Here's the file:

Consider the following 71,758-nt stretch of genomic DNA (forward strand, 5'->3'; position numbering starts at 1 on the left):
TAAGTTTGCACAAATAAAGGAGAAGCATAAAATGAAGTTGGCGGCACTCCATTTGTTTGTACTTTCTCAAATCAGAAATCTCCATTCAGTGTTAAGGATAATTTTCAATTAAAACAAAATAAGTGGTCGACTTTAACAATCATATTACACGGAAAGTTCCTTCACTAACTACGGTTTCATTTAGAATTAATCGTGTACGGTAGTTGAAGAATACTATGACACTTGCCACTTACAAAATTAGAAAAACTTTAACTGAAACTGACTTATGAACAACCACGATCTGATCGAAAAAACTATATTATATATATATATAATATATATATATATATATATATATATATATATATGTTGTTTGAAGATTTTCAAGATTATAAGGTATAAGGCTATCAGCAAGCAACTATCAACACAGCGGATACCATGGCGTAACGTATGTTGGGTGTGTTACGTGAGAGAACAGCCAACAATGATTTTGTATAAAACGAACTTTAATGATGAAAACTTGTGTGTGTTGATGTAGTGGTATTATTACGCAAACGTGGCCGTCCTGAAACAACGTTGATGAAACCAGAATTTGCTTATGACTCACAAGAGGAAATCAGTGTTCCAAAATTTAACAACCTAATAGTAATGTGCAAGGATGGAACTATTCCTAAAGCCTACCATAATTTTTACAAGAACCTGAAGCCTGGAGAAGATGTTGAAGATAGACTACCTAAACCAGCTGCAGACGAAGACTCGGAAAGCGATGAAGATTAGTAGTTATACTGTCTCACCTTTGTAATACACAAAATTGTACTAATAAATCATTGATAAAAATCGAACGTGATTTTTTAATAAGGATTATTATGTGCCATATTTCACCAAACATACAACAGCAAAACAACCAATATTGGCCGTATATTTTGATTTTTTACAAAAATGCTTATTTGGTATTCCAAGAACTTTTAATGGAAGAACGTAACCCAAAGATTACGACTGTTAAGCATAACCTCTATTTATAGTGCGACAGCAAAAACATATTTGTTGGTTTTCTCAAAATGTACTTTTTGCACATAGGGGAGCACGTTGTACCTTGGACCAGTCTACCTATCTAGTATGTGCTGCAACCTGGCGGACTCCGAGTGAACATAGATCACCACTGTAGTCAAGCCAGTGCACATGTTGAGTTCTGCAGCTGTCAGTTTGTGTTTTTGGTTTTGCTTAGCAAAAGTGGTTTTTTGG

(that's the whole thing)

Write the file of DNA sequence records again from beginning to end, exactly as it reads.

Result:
Consider the following 71,758-nt stretch of genomic DNA (forward strand, 5'->3'; position numbering starts at 1 on the left):
TAAGTTTGCACAAATAAAGGAGAAGCATAAAATGAAGTTGGCGGCACTCCATTTGTTTGTACTTTCTCAAATCAGAAATCTCCATTCAGTGTTAAGGATAATTTTCAATTAAAACAAAATAAGTGGTCGACTTTAACAATCATATTACACGGAAAGTTCCTTCACTAACTACGGTTTCATTTAGAATTAATCGTGTACGGTAGTTGAAGAATACTATGACACTTGCCACTTACAAAATTAGAAAAACTTTAACTGAAACTGACTTATGAACAACCACGATCTGATCGAAAAAACTATATTATATATATATATAATATATATATATATATATATATATATATATATATGTTGTTTGAAGATTTTCAAGATTATAAGGTATAAGGCTATCAGCAAGCAACTATCAACACAGCGGATACCATGGCGTAACGTATGTTGGGTGTGTTACGTGAGAGAACAGCCAACAATGATTTTGTATAAAACGAACTTTAATGATGAAAACTTGTGTGTGTTGATGTAGTGGTATTATTACGCAAACGTGGCCGTCCTGAAACAACGTTGATGAAACCAGAATTTGCTTATGACTCACAAGAGGAAATCAGTGTTCCAAAATTTAACAACCTAATAGTAATGTGCAAGGATGGAACTATTCCTAAAGCCTACCATAATTTTTACAAGAACCTGAAGCCTGGAGAAGATGTTGAAGATAGACTACCTAAACCAGCTGCAGACGAAGACTCGGAAAGCGATGAAGATTAGTAGTTATACTGTCTCACCTTTGTAATACACAAAATTGTACTAATAAATCATTGATAAAAATCGAACGTGATTTTTTAATAAGGATTATTATGTGCCATATTTCACCAAACATACAACAGCAAAACAACCAATATTGGCCGTATATTTTGATTTTTTACAAAAATGCTTATTTGGTATTCCAAGAACTTTTAATGGAAGAACGTAACCCAAAGATTACGACTGTTAAGCATAACCTCTATTTATAGTGCGACAGCAAAAACATATTTGTTGGTTTTCTCAAAATGTACTTTTTGCACATAGGGGAGCACGTTGTACCTTGGACCAGTCTACCTATCTAGTATGTGCTGCAACCTGGCGGACTCCGAGTGAACATAGATCACCACTGTAGTCAAGCCAGTGCACATGTTGAGTTCTGCAGCTGTCAGTTTGTGTTTTTGGTTTTGCTTAGCAAAAGTGGTTTTTTGG